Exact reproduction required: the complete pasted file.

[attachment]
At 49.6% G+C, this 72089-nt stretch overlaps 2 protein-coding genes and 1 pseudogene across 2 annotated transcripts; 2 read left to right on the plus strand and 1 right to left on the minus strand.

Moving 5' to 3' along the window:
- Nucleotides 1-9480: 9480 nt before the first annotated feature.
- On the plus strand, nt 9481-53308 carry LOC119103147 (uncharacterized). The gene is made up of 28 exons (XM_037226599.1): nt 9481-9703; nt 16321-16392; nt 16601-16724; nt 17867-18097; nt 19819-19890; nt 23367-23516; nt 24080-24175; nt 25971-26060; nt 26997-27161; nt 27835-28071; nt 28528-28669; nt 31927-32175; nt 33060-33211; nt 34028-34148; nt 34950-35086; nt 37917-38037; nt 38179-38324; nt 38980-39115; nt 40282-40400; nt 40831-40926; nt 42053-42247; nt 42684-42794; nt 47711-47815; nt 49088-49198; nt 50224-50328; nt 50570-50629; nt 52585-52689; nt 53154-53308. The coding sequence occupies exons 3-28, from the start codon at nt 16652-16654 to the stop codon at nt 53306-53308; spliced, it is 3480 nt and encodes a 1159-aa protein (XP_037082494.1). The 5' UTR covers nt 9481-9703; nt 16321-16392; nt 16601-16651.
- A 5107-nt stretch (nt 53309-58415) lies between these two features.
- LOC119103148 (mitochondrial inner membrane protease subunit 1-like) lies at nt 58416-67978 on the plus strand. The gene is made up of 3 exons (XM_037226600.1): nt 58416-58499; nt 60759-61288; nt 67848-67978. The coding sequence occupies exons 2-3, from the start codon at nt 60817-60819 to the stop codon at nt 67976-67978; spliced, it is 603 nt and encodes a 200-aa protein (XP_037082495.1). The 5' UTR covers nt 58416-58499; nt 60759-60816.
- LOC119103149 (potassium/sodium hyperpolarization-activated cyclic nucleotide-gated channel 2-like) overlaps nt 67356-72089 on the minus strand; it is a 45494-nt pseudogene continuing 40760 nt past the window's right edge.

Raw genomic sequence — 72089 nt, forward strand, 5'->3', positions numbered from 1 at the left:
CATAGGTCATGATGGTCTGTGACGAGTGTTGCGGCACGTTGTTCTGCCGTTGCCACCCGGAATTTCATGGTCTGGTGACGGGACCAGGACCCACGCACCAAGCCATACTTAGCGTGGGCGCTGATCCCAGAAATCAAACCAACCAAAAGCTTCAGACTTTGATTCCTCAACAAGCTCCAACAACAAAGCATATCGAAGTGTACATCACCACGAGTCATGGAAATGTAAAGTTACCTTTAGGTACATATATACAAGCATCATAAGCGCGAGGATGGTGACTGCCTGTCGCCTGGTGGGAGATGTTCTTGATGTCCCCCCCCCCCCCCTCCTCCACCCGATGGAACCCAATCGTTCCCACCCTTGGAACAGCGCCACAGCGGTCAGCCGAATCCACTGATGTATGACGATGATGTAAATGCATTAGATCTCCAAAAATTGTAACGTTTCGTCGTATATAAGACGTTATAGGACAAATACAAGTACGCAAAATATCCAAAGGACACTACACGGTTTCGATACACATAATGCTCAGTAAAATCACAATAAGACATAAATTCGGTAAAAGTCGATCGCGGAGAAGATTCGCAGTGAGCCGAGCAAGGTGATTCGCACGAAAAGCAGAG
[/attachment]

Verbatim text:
At 49.6% G+C, this 72089-nt stretch overlaps 2 protein-coding genes and 1 pseudogene across 2 annotated transcripts; 2 read left to right on the plus strand and 1 right to left on the minus strand.

Moving 5' to 3' along the window:
- Nucleotides 1-9480: 9480 nt before the first annotated feature.
- On the plus strand, nt 9481-53308 carry LOC119103147 (uncharacterized). The gene is made up of 28 exons (XM_037226599.1): nt 9481-9703; nt 16321-16392; nt 16601-16724; nt 17867-18097; nt 19819-19890; nt 23367-23516; nt 24080-24175; nt 25971-26060; nt 26997-27161; nt 27835-28071; nt 28528-28669; nt 31927-32175; nt 33060-33211; nt 34028-34148; nt 34950-35086; nt 37917-38037; nt 38179-38324; nt 38980-39115; nt 40282-40400; nt 40831-40926; nt 42053-42247; nt 42684-42794; nt 47711-47815; nt 49088-49198; nt 50224-50328; nt 50570-50629; nt 52585-52689; nt 53154-53308. The coding sequence occupies exons 3-28, from the start codon at nt 16652-16654 to the stop codon at nt 53306-53308; spliced, it is 3480 nt and encodes a 1159-aa protein (XP_037082494.1). The 5' UTR covers nt 9481-9703; nt 16321-16392; nt 16601-16651.
- A 5107-nt stretch (nt 53309-58415) lies between these two features.
- LOC119103148 (mitochondrial inner membrane protease subunit 1-like) lies at nt 58416-67978 on the plus strand. The gene is made up of 3 exons (XM_037226600.1): nt 58416-58499; nt 60759-61288; nt 67848-67978. The coding sequence occupies exons 2-3, from the start codon at nt 60817-60819 to the stop codon at nt 67976-67978; spliced, it is 603 nt and encodes a 200-aa protein (XP_037082495.1). The 5' UTR covers nt 58416-58499; nt 60759-60816.
- LOC119103149 (potassium/sodium hyperpolarization-activated cyclic nucleotide-gated channel 2-like) overlaps nt 67356-72089 on the minus strand; it is a 45494-nt pseudogene continuing 40760 nt past the window's right edge.

Raw genomic sequence — 72089 nt, forward strand, 5'->3', positions numbered from 1 at the left:
CATAGGTCATGATGGTCTGTGACGAGTGTTGCGGCACGTTGTTCTGCCGTTGCCACCCGGAATTTCATGGTCTGGTGACGGGACCAGGACCCACGCACCAAGCCATACTTAGCGTGGGCGCTGATCCCAGAAATCAAACCAACCAAAAGCTTCAGACTTTGATTCCTCAACAAGCTCCAACAACAAAGCATATCGAAGTGTACATCACCACGAGTCATGGAAATGTAAAGTTACCTTTAGGTACATATATACAAGCATCATAAGCGCGAGGATGGTGACTGCCTGTCGCCTGGTGGGAGATGTTCTTGATGTCCCCCCCCCCCCCCTCCTCCACCCGATGGAACCCAATCGTTCCCACCCTTGGAACAGCGCCACAGCGGTCAGCCGAATCCACTGATGTATGACGATGATGTAAATGCATTAGATCTCCAAAAATTGTAACGTTTCGTCGTATATAAGACGTTATAGGACAAATACAAGTACGCAAAATATCCAAAGGACACTACACGGTTTCGATACACATAATGCTCAGTAAAATCACAATAAGACATAAATTCGGTAAAAGTCGATCGCGGAGAAGATTCGCAGTGAGCCGAGCAAGGTGATTCGCACGAAAAGCAGAG